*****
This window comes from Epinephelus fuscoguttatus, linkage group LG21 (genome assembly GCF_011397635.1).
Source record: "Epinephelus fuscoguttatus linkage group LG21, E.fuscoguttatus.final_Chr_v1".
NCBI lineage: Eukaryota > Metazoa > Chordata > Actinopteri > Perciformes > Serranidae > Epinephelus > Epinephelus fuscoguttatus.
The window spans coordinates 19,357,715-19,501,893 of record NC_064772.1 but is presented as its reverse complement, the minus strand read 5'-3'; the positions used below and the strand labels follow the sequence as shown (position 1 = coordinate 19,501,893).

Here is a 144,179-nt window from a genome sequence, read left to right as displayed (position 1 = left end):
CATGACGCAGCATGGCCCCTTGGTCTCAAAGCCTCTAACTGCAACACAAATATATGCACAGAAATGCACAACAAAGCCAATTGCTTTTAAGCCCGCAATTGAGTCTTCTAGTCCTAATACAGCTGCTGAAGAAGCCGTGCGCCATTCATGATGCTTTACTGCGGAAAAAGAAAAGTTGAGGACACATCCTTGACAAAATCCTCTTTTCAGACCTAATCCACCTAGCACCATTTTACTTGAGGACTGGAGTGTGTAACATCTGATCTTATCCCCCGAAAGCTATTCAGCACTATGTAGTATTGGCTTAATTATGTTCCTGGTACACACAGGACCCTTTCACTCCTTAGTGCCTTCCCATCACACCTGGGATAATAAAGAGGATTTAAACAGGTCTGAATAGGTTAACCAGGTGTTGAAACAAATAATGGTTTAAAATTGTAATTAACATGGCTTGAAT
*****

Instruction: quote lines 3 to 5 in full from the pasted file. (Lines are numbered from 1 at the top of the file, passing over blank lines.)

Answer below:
NCBI lineage: Eukaryota > Metazoa > Chordata > Actinopteri > Perciformes > Serranidae > Epinephelus > Epinephelus fuscoguttatus.
The window spans coordinates 19,357,715-19,501,893 of record NC_064772.1 but is presented as its reverse complement, the minus strand read 5'-3'; the positions used below and the strand labels follow the sequence as shown (position 1 = coordinate 19,501,893).

Here is a 144,179-nt window from a genome sequence, read left to right as displayed (position 1 = left end):